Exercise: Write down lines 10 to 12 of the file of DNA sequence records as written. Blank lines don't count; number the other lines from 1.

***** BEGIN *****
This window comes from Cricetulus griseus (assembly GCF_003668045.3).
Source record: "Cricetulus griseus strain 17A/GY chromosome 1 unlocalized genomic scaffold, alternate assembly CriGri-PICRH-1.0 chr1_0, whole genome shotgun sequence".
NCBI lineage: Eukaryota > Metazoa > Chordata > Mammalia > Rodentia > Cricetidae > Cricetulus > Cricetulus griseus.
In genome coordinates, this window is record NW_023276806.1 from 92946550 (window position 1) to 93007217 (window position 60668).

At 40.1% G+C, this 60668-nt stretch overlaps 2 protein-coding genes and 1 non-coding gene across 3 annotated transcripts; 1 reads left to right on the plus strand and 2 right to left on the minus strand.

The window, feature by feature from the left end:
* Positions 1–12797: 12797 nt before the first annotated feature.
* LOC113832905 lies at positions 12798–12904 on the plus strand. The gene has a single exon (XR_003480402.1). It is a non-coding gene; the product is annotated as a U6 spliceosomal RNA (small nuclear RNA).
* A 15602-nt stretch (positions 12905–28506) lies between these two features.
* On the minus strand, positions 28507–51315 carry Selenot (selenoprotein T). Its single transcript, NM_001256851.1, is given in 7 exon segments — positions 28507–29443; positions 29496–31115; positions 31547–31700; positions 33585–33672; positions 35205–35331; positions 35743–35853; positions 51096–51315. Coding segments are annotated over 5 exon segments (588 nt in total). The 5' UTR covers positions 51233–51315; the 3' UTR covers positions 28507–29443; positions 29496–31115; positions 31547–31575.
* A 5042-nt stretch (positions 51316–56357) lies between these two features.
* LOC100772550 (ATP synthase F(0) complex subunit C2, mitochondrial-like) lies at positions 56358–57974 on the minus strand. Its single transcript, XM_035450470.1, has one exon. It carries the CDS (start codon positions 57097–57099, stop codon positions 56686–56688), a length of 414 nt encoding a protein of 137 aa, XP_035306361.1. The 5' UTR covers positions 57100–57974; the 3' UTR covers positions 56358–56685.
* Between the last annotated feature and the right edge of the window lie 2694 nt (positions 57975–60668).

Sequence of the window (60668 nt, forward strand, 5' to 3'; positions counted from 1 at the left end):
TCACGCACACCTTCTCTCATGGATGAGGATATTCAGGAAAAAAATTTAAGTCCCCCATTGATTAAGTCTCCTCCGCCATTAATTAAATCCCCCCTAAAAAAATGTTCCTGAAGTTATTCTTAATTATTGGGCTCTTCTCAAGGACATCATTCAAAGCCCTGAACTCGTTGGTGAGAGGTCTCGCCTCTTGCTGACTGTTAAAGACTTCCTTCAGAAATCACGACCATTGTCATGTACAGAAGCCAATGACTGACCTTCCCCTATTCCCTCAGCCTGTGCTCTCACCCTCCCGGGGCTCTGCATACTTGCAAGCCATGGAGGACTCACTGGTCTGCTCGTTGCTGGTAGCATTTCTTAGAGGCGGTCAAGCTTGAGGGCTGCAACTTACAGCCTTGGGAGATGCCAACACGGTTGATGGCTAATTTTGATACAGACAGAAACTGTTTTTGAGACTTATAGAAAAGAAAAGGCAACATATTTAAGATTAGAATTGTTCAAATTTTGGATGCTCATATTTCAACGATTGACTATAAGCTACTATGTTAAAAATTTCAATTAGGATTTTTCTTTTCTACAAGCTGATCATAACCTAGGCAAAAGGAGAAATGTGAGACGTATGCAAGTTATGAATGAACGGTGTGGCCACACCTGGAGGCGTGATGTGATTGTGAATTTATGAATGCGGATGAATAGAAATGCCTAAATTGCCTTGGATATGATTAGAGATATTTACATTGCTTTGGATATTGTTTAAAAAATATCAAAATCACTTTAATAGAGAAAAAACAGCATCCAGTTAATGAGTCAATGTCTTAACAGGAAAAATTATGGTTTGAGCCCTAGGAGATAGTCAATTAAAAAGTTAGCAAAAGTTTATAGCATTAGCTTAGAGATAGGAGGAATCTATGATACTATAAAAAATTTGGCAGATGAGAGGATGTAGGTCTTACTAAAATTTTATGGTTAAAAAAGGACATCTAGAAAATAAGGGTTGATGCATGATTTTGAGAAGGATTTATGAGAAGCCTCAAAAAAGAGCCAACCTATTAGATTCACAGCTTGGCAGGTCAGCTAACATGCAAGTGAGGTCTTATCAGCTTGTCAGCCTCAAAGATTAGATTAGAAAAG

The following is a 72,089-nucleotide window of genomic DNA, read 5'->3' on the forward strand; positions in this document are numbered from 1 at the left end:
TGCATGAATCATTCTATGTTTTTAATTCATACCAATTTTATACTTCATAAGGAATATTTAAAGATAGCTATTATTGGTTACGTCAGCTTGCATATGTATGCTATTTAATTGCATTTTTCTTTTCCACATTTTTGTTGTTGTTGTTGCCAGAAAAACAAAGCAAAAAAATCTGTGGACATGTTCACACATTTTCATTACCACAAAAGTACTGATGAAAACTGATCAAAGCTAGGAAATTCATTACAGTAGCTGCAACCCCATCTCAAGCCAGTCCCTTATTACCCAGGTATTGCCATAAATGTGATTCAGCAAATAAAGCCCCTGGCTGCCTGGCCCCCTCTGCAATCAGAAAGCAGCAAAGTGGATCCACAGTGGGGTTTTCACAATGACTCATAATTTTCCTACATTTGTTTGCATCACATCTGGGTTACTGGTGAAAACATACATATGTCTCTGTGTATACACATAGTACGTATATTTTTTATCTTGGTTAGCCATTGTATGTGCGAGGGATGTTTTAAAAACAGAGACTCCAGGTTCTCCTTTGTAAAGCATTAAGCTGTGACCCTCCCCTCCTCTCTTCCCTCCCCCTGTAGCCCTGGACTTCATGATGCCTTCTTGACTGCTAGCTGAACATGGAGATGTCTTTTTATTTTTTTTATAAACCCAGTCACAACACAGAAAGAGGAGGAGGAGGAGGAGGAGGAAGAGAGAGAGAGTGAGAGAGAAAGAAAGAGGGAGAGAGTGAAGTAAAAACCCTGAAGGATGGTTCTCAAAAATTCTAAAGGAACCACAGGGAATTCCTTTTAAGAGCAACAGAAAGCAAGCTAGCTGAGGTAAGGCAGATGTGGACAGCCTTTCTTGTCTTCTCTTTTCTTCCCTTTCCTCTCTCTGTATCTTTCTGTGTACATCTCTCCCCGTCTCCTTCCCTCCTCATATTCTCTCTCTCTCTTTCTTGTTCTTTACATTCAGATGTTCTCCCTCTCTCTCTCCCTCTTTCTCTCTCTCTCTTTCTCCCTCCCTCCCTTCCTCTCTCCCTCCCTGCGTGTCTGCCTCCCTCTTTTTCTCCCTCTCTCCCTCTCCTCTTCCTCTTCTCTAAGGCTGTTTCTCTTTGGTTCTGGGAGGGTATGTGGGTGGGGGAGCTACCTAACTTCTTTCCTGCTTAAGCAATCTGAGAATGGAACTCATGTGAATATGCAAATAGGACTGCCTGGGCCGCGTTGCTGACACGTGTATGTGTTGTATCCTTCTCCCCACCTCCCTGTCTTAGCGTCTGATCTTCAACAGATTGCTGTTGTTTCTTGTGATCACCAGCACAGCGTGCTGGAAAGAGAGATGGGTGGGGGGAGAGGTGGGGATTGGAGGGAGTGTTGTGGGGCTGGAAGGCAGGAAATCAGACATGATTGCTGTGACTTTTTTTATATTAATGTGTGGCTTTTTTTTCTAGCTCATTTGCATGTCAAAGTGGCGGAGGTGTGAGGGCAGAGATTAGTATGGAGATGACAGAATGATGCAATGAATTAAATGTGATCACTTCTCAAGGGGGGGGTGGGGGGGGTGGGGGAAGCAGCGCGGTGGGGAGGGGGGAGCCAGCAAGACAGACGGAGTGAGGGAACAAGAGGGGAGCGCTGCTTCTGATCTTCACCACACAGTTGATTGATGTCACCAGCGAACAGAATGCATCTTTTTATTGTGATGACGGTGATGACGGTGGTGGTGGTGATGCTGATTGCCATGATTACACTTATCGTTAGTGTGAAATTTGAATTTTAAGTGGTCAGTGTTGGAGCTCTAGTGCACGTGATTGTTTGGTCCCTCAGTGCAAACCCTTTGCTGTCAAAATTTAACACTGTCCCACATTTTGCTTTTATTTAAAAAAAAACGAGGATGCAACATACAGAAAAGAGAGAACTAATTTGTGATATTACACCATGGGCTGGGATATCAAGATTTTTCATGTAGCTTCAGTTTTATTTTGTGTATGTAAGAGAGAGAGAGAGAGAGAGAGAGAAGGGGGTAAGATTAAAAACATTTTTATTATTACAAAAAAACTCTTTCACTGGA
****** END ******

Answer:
* On the minus strand, positions 28507–51315 carry Selenot (selenoprotein T). Its single transcript, NM_001256851.1, is given in 7 exon segments — positions 28507–29443; positions 29496–31115; positions 31547–31700; positions 33585–33672; positions 35205–35331; positions 35743–35853; positions 51096–51315. Coding segments are annotated over 5 exon segments (588 nt in total). The 5' UTR covers positions 51233–51315; the 3' UTR covers positions 28507–29443; positions 29496–31115; positions 31547–31575.
* A 5042-nt stretch (positions 51316–56357) lies between these two features.
* LOC100772550 (ATP synthase F(0) complex subunit C2, mitochondrial-like) lies at positions 56358–57974 on the minus strand. Its single transcript, XM_035450470.1, has one exon. It carries the CDS (start codon positions 57097–57099, stop codon positions 56686–56688), a length of 414 nt encoding a protein of 137 aa, XP_035306361.1. The 5' UTR covers positions 57100–57974; the 3' UTR covers positions 56358–56685.